It’s a matter of nature versus nurture, at the heart of things. We’ve heard lots of stories lately about Google losing some very high profile employees to other, younger companies. Erick Tseng, Lars Rasmussen, Joshua Schachter, Omar Hamoui and many others have abandoned the Googleplex for a number of different reasons. The fact is, though, that the majority of departures from Google come down to a simple fact:
Looking at the A-list of departures, what we see are names that are responsible for some huge projects in their own rights. When many of them came to Google, it was the scrappy upstart that was fighting for a place in Silicon Valley and the Internet as a whole. Now, some 12 years later, it’s a well-established name that has become a verb in its own right.
That’s the fact that technology businesses on the whole end up fighting against every day. While many are decrying the downturn of Google, the fact on the whole seems to be a lot more simple. Does the exodus to Facebook really hold that much mystery? Not from where we’re sitting.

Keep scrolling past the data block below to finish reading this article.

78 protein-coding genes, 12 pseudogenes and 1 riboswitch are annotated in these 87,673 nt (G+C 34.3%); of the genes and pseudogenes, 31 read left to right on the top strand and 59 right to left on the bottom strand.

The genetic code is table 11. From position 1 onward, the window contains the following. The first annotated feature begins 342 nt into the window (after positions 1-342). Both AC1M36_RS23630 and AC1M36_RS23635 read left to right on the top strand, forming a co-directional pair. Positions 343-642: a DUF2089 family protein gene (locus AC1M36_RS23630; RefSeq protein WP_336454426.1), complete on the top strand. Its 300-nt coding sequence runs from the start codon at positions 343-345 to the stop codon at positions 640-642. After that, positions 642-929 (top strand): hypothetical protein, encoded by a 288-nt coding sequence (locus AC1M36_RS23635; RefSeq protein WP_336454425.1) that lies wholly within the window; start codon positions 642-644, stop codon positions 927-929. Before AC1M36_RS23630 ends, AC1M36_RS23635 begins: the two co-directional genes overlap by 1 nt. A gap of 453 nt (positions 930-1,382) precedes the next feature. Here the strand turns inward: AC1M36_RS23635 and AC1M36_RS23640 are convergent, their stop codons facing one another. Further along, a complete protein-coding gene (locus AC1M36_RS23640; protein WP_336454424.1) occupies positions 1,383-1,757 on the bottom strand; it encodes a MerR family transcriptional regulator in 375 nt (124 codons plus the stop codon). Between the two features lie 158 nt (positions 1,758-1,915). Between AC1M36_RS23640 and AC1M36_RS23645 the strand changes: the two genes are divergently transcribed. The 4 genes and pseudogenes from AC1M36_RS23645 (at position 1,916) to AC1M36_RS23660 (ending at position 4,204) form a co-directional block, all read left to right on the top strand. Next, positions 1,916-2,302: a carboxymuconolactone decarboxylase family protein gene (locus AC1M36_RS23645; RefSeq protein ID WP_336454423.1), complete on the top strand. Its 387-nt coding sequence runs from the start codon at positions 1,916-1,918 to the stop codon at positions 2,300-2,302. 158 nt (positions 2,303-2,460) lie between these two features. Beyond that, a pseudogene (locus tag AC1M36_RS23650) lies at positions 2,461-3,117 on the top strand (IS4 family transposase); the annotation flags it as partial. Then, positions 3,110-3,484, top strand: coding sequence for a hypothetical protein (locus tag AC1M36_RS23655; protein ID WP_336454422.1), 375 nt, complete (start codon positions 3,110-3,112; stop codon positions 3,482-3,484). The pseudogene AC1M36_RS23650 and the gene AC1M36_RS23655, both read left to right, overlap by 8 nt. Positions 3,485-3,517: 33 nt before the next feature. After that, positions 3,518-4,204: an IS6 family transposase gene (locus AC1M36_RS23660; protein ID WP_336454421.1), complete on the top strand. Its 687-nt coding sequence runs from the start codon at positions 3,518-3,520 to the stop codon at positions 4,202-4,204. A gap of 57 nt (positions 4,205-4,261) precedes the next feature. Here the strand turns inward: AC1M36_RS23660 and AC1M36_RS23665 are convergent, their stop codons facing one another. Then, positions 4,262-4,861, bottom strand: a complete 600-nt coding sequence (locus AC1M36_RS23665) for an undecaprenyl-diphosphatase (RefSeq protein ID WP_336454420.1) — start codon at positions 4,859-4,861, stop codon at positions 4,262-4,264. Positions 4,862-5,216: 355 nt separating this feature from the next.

Looking at Facebook, the company is pushing in new directions with new products. Even those products which aren’t necessarily new are being driven in directions that Google simply isn’t in line to go. Google, for all of its innovation, is still a search company that is funded by advertising revenue. While these two things were hugely exciting a decade ago, they’re simply not the “hot” topics of the Internet business today.
There are things to bear in mind, however. Given the global economy of the past couple of years, many people are likely seeing Google’s success and generosity in a completely different light than they would have just five years ago. While the promises of pre-IPO shares and new toys can be a shiny attention-getter, there is a lot to be said for the security that an established company holds.
It’s also worth bearing in mind that Google has 23 times the number of employees of Facebook. While losing talent to any business that is within the same space can be painful, we’d caution those who are crying for Google’s failure. After all, a $1.4 bn increase for a single quarter of revenue still holds a lot of weight.